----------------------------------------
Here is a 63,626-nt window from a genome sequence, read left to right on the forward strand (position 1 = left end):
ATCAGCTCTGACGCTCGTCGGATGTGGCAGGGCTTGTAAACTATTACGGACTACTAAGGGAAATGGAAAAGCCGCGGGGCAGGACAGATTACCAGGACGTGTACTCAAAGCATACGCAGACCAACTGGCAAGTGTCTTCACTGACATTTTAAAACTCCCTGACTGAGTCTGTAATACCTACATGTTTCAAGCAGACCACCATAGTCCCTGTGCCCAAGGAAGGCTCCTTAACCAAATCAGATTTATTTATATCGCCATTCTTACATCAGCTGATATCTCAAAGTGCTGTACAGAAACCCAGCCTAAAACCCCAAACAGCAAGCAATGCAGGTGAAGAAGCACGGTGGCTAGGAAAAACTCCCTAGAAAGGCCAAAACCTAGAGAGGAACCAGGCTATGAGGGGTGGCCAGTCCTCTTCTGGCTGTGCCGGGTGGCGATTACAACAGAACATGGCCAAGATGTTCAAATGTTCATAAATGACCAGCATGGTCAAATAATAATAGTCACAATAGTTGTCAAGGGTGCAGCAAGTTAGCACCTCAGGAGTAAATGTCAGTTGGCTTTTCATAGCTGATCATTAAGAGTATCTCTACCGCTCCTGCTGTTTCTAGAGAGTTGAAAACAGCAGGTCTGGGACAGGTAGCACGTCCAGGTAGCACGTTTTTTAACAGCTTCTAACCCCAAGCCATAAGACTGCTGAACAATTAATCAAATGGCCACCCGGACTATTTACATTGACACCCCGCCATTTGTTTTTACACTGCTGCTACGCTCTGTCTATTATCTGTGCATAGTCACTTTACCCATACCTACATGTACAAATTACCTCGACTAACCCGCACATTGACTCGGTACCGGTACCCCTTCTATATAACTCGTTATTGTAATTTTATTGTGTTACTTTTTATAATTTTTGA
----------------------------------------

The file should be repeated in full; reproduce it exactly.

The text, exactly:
Here is a 63,626-nt window from a genome sequence, read left to right on the forward strand (position 1 = left end):
ATCAGCTCTGACGCTCGTCGGATGTGGCAGGGCTTGTAAACTATTACGGACTACTAAGGGAAATGGAAAAGCCGCGGGGCAGGACAGATTACCAGGACGTGTACTCAAAGCATACGCAGACCAACTGGCAAGTGTCTTCACTGACATTTTAAAACTCCCTGACTGAGTCTGTAATACCTACATGTTTCAAGCAGACCACCATAGTCCCTGTGCCCAAGGAAGGCTCCTTAACCAAATCAGATTTATTTATATCGCCATTCTTACATCAGCTGATATCTCAAAGTGCTGTACAGAAACCCAGCCTAAAACCCCAAACAGCAAGCAATGCAGGTGAAGAAGCACGGTGGCTAGGAAAAACTCCCTAGAAAGGCCAAAACCTAGAGAGGAACCAGGCTATGAGGGGTGGCCAGTCCTCTTCTGGCTGTGCCGGGTGGCGATTACAACAGAACATGGCCAAGATGTTCAAATGTTCATAAATGACCAGCATGGTCAAATAATAATAGTCACAATAGTTGTCAAGGGTGCAGCAAGTTAGCACCTCAGGAGTAAATGTCAGTTGGCTTTTCATAGCTGATCATTAAGAGTATCTCTACCGCTCCTGCTGTTTCTAGAGAGTTGAAAACAGCAGGTCTGGGACAGGTAGCACGTCCAGGTAGCACGTTTTTTAACAGCTTCTAACCCCAAGCCATAAGACTGCTGAACAATTAATCAAATGGCCACCCGGACTATTTACATTGACACCCCGCCATTTGTTTTTACACTGCTGCTACGCTCTGTCTATTATCTGTGCATAGTCACTTTACCCATACCTACATGTACAAATTACCTCGACTAACCCGCACATTGACTCGGTACCGGTACCCCTTCTATATAACTCGTTATTGTAATTTTATTGTGTTACTTTTTATAATTTTTGA